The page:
BSJ Stage 3

Stage 3: Rows 47-79

This stage begins with the mitered increasing portion, the back fullness increasing, and the neck shaping. This stage stops right before the ‘knit the center-90 stitches only’ part of the pattern.

Tips:

  • If you aren’t sure which increases you want to use insert a lifeline into Row 46 before you start Row 47. If you change your mind later about your increases you can rip back to Row 46 and redo your increases a different way. Any thin smooth (strong) yarn or ribbon can be used as a lifeline.
  • If you put in stripes in this section, they’ll show up as vertical lines on the front of the sweater and then going straight across the back.
  • There are 3 ROWS (NOT RIDGES) ‘knit even’ between the last decrease and the first increase. If you’re doing the decreases/increases on the odd rows, the last decrease was row 43, then rows 44, 45, and 46 are “knit even” (just knit every stitches), and row 47 is the first increase.

Let’s talk about those double increases, or miter increases. Near the end of Stage 2 you finished working double decreases. You worked two decreases surrounding a ‘marked’ or ‘mitered’ stitch, then repeated the two decreases later in the row. Now in stage 3 you will work an increase before and after the same ‘marked’ stitch, and repeat these double increases later in the row. Basically the double increases will be substituted in for the double decreases. The double increasing continues throughout Stage 3.

The increases are done on the same side as the decreases were. (If you decreased on the odd rows, then you increase on the odd rows. If you decreased on the ‘right’ side, you increase on the ‘right’ side. Etc.)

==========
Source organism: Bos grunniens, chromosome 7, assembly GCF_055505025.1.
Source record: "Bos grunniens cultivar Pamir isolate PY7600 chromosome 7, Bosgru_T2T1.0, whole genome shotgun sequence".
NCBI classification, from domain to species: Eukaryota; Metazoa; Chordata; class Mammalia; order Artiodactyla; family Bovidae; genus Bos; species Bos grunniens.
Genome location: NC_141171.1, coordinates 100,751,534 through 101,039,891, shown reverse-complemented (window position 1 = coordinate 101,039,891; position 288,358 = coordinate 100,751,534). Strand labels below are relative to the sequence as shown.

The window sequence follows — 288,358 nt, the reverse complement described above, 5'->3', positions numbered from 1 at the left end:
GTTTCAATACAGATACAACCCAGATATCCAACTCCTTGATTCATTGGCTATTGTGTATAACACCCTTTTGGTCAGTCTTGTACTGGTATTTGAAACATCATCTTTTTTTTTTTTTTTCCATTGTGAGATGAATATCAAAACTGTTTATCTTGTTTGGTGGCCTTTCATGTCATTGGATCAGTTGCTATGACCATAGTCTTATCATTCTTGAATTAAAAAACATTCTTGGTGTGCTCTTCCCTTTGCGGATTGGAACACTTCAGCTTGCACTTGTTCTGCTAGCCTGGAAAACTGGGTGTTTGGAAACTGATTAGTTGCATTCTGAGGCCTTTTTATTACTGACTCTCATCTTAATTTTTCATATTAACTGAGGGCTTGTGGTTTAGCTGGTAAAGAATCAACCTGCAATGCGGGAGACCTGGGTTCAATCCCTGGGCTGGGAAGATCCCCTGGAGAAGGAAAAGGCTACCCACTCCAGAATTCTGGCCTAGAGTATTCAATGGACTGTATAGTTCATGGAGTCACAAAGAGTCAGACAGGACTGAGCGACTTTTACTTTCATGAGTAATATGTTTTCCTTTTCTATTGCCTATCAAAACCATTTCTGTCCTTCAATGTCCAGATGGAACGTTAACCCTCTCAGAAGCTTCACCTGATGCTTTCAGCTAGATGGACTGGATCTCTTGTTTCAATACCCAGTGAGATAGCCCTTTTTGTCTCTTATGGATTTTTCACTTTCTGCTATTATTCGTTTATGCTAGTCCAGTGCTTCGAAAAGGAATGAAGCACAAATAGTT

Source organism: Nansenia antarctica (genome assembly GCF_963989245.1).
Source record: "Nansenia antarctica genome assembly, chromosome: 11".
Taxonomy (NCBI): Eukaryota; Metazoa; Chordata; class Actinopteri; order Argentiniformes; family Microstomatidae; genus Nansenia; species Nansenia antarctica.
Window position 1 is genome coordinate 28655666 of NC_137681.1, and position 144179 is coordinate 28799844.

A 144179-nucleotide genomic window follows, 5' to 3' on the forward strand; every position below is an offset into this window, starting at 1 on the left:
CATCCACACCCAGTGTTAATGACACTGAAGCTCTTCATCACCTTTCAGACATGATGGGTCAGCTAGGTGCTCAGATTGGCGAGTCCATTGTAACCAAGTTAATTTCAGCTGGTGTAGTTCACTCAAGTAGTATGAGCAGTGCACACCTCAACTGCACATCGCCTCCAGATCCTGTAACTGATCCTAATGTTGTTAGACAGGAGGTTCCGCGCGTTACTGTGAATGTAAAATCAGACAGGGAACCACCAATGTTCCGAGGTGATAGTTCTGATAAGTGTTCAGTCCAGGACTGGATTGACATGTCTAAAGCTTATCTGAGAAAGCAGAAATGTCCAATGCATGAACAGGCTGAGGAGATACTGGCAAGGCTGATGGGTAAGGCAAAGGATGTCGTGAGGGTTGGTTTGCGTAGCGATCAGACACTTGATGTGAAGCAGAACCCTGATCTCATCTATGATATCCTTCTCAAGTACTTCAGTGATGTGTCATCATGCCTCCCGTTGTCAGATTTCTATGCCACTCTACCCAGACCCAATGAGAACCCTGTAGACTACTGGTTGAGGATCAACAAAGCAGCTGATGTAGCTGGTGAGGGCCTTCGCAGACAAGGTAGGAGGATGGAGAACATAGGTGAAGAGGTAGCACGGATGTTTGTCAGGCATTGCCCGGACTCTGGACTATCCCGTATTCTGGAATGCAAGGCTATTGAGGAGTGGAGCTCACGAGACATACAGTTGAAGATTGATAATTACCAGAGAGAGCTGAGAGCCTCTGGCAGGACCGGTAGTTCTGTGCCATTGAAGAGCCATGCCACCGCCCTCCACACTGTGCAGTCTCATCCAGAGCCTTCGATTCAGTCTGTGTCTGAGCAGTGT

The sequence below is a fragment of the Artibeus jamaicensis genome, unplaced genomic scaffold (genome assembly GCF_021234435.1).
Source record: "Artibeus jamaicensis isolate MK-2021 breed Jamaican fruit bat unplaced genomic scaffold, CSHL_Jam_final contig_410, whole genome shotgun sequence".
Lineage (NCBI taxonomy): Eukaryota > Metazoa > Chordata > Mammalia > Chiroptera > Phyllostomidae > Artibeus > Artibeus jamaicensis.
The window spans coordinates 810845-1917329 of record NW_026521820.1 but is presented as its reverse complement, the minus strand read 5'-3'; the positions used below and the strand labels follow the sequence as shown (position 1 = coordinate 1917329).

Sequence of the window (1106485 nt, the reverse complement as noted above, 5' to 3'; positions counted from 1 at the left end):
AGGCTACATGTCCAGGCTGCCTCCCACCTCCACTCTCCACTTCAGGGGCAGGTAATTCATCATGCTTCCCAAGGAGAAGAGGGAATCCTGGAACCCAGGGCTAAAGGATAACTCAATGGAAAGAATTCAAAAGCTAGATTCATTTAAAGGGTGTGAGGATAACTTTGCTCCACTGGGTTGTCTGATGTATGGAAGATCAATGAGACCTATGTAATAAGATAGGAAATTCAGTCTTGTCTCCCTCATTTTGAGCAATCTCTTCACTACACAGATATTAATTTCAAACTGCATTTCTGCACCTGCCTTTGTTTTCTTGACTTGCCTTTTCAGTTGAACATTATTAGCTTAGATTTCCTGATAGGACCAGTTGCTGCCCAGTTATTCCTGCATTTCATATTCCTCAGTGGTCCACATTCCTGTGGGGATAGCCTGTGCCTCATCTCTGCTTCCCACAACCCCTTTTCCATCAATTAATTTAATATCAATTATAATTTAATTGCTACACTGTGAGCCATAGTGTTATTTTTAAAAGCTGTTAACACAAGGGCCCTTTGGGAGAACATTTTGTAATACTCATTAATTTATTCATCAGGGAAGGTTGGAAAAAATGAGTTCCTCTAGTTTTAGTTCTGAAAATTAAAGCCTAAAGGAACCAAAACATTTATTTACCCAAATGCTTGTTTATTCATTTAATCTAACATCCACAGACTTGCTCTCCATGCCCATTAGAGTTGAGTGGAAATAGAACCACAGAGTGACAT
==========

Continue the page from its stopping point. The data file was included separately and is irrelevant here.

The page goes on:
A resource for which increase to use is, of course, the BSJ Wiki: http://www.ravelry.com/patterns/library/baby-surprise-jacket/wiki#about_increases
Whichever increase method (or pair of increase methods) you use make sure you stick with the same one because it’s noticeable if you switch.


When you do the increases across the center section for the “diaper bump,” don’t worry about getting them exactly spaced evenly with exactly 4 stitches or 5 stitches or whatever between each increase. Just space them out enough so they’re not all bunched together, and don’t forget to do the usual double increases!


Let’s talk about the Neck shaping for a minute. This involves two rows in which the pattern will tell you to BO a few stitches.

Some knitters like to work the first row of neck shaping Bind Off in Purl and to Bind Off the second row of neck shaping in Knit. Because one set of BO’s is worked on a RS row and the matching set is worked on a WS row, working one set of BOs in purl and one in knit helps those two notches match each other.

Tip: If you know you will be adding a collar or hood, or an applied I-cord around the neck opening you could also consider knitting the stitches instead of Binding Off, then putting the live stitches on a stitch holder or length of waste yarn then knitting the rest of the row, repeat with the next BO row.

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Categories: Knit-A-Long, Santa Cruz

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